The World of Work: History of Work in Minnesota


The early farmers in southern Minnesota raised corn, hay and small grains and kept a variety of animals in barns and barnyards. Wheat was the mainstay of north-western Minnesota farming. The success of the giant flour mills in Minneapolis and the building of railroads to the northwest supported wheat production in the Red River Valley. Throughout the first half of the twentieth century, corn was grown in a three-year rotation with hay and a small grain, like oats or barley. Oats lost much of its market when tractors replaced horses and mules as the primary power means for field machinery.

As tractors replaced horses and rural electrical services moved out into the countryside, farmers planted more specialized crops, dairy cattle produced milk products on a year-round basis, and a car or truck in the garage provided mobility - unheard of in earlier times. With advancing technology, the size of farms increased and the number of farmers decreased, as many chose to become a part of the technological revolution and the urbanization of Minnesota. [MIACOC]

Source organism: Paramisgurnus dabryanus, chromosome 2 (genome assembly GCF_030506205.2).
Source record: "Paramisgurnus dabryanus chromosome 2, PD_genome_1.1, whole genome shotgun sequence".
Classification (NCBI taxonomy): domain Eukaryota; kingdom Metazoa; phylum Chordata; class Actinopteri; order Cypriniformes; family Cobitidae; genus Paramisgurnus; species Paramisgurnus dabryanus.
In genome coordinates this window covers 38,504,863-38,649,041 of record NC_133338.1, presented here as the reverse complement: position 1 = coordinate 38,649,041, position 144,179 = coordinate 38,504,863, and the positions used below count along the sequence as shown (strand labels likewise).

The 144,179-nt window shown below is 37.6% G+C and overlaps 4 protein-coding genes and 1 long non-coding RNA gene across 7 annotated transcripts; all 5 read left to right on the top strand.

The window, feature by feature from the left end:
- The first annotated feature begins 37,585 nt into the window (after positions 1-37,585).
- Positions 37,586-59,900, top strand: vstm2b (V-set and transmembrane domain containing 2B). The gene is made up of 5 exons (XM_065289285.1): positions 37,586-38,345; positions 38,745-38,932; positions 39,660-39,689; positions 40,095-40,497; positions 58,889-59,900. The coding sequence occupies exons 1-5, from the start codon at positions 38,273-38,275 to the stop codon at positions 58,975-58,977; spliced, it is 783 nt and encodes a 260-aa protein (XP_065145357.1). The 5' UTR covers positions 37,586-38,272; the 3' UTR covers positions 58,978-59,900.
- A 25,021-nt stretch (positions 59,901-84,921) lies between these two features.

Farmers and Farm Families


Mrs. Stone feeding chickens

Mrs. Stone feeding chickens and ducks.

Photo by Louis Enstrom
Minnesota Historical Society

New barn construction

New barn constructed on Beltrami Island.
Part of relocation project by F.S.A. borrower
with technical assistance by
F.S.A. engineer. Total cost of material & labor
on barn was less than $400.00. ca. 1937

Photo by Vachon
Farm Security Administration and Minnesota Historical Society

Bottling Milk

Bottling milk at the Duluth Milk Company, Duluth, Minnesota

Photo by Vachon for F.S.A., Aug. 1941
Minnesota Historical Society


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